With the batteries replaced, we started the survey and Jean began observing the birds as I assisted to the best of my ability (paperwork). The Virginia Rail did not call during the first 5-minute passive observation period nor did it respond to the pig-like grunts of the rail played during the 7 to 8 minute section of the survey. Secondary species observed within the area included Red-winged Blackbird (4), American Robin (2), Northern Cardinal (1) and American Goldfinch (1). At the end of the survey, I made certain to turn the boom box off before we returned to our vehicle.

The Virginia Rail does get an honourable mention though. There is a column for marking focal species observed "before/after survey period" so it was gratifying to be able to place a pencil-mark in the "Focal Species" section of the survey (it was also a first for our Niagara list). Hopefully this can be bested next year by obtaining a response during the playback period. As for the batteries, they will be checked before and after each of the surveys as suggested in the MMP Participant's Handbook. Or, I should just remember to turn the boom box off.

Tuesday, June 5, 2012

Birthday Tweet

Not that long ago, it was our nephew's birthday and we had asked him what he would like to do when we took him out for the day.

"What I would like to do is go on a birding trip." 

We had plans to take him to a comic book store in the Falls but upon hearing his request, birding at Dufferin Islands was added to the day's itinerary.

We took our nephew for lunch to the Flying Saucer and he used the back of the place mat to create this drawing of him birding with his Auntie Jean and Uncle Bob. If this was not an indication we had a budding birder in our midst, the next hint certainly confirmed it.

When our nephew finished his grilled cheese and fries, we asked him what he would like to do first.

Comics? Birding?

Yes, my avian-chasing friends. Our nephew chose to go birding. The likes of Spiderman, Batman and The Transformers would have to wait until our nephew scored another lifer.

It was during a family vacation in 2008 when I first suspected our nephew may enjoy birding more than the next kid. We were on a organized hike with a naturalist from Algonquin Provincial Park. When our nephew was looking at Cedar Waxwing through a scope, the naturalist asked him if he could see the red tip of the wing feathers. He replied, "Yes and I see yellow on the tail too." Whoa! Our nephew identified a field marking without any coaching from the adults in the group. Four years and a few introductory birding trips later, my brother-in-law's eldest still shows a keen interest to look for birds with his aunt and uncle.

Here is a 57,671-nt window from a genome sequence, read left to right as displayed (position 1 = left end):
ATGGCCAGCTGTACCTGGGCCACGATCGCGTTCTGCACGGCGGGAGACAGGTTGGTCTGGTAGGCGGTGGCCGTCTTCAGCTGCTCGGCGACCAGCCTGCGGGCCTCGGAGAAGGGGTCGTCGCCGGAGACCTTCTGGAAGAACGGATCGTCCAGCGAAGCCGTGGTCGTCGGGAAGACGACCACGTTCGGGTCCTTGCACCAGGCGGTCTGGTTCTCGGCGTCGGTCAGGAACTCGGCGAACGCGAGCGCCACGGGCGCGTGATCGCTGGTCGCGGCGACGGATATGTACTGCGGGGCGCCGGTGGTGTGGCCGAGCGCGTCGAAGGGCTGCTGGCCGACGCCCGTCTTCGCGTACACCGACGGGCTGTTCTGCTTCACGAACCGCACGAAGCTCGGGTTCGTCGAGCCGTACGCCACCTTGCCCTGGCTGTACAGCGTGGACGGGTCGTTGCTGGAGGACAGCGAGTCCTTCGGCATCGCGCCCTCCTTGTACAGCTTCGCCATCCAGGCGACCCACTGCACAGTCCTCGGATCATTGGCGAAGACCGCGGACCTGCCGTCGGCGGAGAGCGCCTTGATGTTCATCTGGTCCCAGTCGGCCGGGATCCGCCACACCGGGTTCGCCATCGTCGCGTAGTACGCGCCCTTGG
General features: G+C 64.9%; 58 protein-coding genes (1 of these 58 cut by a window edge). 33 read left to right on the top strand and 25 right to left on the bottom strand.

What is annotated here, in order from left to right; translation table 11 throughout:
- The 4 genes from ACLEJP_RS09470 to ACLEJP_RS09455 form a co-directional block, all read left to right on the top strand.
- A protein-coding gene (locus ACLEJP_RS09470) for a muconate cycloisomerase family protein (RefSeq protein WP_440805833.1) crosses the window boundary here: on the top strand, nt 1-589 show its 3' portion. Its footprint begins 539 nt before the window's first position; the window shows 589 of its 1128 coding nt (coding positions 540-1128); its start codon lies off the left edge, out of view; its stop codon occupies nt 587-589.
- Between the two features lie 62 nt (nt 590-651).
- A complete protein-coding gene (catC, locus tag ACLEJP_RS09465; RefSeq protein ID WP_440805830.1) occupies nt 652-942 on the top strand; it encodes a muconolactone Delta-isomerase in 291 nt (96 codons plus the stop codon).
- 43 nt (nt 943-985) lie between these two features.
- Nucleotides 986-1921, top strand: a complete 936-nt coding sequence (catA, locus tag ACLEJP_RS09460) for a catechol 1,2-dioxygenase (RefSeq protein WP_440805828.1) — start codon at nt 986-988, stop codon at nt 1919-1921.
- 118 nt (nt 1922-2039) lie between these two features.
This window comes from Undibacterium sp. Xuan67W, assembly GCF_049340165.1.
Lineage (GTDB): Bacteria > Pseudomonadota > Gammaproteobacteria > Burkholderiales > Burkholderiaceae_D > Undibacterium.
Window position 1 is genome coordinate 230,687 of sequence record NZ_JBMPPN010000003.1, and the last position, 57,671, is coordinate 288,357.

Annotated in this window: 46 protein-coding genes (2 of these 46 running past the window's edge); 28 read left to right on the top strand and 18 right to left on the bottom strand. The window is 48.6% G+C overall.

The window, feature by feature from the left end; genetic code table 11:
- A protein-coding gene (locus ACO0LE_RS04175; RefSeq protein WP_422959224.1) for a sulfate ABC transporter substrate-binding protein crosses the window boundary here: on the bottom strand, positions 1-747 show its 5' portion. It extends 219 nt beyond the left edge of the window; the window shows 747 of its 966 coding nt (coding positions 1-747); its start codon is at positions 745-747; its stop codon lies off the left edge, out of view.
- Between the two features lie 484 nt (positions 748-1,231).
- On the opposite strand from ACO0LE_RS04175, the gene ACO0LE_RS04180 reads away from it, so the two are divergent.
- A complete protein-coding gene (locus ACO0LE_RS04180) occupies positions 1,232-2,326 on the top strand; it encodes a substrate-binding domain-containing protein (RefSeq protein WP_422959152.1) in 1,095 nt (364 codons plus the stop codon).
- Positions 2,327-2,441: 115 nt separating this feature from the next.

Dufferin Islands is an ideal place for a beginning birder. At 16 hectares, it's not a large area but a number of species can be found while exploring the small ponds and forest. A perfect break for a birder visiting the Falls.

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Upon crossing a foot-bridge, we spotted a Downy Woodpecker at a feeder. Though it was not a lifer for our nephew, he had some great views of the male woodpecker as it moved up the branches of a tree.

We headed towards the pond to look for waterfowl.

At first, all we found were the usual gaggle of Canada Geese and dabbling Mallards but as the three of us rounded the corner of the gravel path, we came across a different species of waterfowl. One that I was certain would be a lifer for our nephew. Floating close to the edge of the pond was a pair of Gadwalls. I pointed out the gray and brown body with a hint of white as well as the black tail. Identifying features with words like coverts, scapulars and speculum can wait for now.

Mission accomplished. A new species for our nephew's list. Though it was more about spending the day with him.

After hand-feeding some chickadees, we continued our walk along a forested path.

Another lifer was moving through the branches of a conifer. Tick, Golden-crowned Kinglet. A tiny bird that is constantly on the move but luckily it was slow enough for our nephew to see the brightly-coloured crown.

And after some birding on a beautiful Spring day,

picking out some comics and having your picture taken with Han Solo has you declare to your dad, "Best day ever!"

Not sure how Jean and I can top this day but we just might have something up our sleeves.

Friday, June 1, 2012

I'm Still Here

Yes. It has been while since my last post. A little prodding seems to have done the trick and I have awoken from my slumber.

A few birds were added to the year list since posting my last tale, including a lifer on April 7. For now it's best to inform you all of a recent addition (prior to the OFO Carden Alvar trip) to the year list since it is still fresh in my memory. Though I don't think the 2012 lifers have faded just yet. Do any of them?

It was Victoria Day and it was a perfect day to go chasing a reported bird. A Snowy Egret was observed near the Grand River on the Saturday and any wish we had to add this bird to the Ontario list would have to wait until the holiday Monday. So after a long day of counting birds for the BOS May count, I checked the reports Sunday evening. The egret was still hunting in the same small pond in Dunnville.